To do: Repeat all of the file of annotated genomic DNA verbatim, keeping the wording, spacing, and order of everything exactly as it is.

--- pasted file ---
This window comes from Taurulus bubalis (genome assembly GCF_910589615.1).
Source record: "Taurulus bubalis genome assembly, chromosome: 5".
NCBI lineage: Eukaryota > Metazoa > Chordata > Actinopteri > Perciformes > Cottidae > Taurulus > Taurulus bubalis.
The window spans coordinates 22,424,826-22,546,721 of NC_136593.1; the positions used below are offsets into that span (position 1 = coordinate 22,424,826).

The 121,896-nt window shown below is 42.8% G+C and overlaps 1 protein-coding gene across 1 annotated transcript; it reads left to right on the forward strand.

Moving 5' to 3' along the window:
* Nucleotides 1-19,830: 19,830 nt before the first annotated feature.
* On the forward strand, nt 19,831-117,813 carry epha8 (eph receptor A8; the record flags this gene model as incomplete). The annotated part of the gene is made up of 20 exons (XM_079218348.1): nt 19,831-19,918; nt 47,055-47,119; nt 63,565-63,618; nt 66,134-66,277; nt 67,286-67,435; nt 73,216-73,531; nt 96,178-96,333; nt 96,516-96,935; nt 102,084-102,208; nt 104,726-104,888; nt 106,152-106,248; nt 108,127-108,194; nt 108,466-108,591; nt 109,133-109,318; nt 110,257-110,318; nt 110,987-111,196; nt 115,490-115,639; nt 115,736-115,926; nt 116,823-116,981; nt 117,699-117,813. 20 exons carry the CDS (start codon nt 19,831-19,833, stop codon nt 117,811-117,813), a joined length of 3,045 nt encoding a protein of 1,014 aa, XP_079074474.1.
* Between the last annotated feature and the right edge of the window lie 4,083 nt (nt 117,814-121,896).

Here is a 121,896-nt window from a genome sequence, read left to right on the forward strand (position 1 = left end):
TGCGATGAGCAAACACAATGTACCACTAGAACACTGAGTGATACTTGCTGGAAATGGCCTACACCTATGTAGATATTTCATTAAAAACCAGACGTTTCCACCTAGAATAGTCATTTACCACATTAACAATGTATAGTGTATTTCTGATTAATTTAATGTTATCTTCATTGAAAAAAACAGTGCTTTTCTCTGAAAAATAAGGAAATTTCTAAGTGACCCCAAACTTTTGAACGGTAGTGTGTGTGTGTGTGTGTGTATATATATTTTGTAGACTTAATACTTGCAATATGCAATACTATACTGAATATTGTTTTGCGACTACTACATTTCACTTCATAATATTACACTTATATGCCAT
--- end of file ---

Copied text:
This window comes from Taurulus bubalis (genome assembly GCF_910589615.1).
Source record: "Taurulus bubalis genome assembly, chromosome: 5".
NCBI lineage: Eukaryota > Metazoa > Chordata > Actinopteri > Perciformes > Cottidae > Taurulus > Taurulus bubalis.
The window spans coordinates 22,424,826-22,546,721 of NC_136593.1; the positions used below are offsets into that span (position 1 = coordinate 22,424,826).

The 121,896-nt window shown below is 42.8% G+C and overlaps 1 protein-coding gene across 1 annotated transcript; it reads left to right on the forward strand.

Moving 5' to 3' along the window:
* Nucleotides 1-19,830: 19,830 nt before the first annotated feature.
* On the forward strand, nt 19,831-117,813 carry epha8 (eph receptor A8; the record flags this gene model as incomplete). The annotated part of the gene is made up of 20 exons (XM_079218348.1): nt 19,831-19,918; nt 47,055-47,119; nt 63,565-63,618; nt 66,134-66,277; nt 67,286-67,435; nt 73,216-73,531; nt 96,178-96,333; nt 96,516-96,935; nt 102,084-102,208; nt 104,726-104,888; nt 106,152-106,248; nt 108,127-108,194; nt 108,466-108,591; nt 109,133-109,318; nt 110,257-110,318; nt 110,987-111,196; nt 115,490-115,639; nt 115,736-115,926; nt 116,823-116,981; nt 117,699-117,813. 20 exons carry the CDS (start codon nt 19,831-19,833, stop codon nt 117,811-117,813), a joined length of 3,045 nt encoding a protein of 1,014 aa, XP_079074474.1.
* Between the last annotated feature and the right edge of the window lie 4,083 nt (nt 117,814-121,896).

Here is a 121,896-nt window from a genome sequence, read left to right on the forward strand (position 1 = left end):
TGCGATGAGCAAACACAATGTACCACTAGAACACTGAGTGATACTTGCTGGAAATGGCCTACACCTATGTAGATATTTCATTAAAAACCAGACGTTTCCACCTAGAATAGTCATTTACCACATTAACAATGTATAGTGTATTTCTGATTAATTTAATGTTATCTTCATTGAAAAAAACAGTGCTTTTCTCTGAAAAATAAGGAAATTTCTAAGTGACCCCAAACTTTTGAACGGTAGTGTGTGTGTGTGTGTGTGTATATATATTTTGTAGACTTAATACTTGCAATATGCAATACTATACTGAATATTGTTTTGCGACTACTACATTTCACTTCATAATATTACACTTATATGCCAT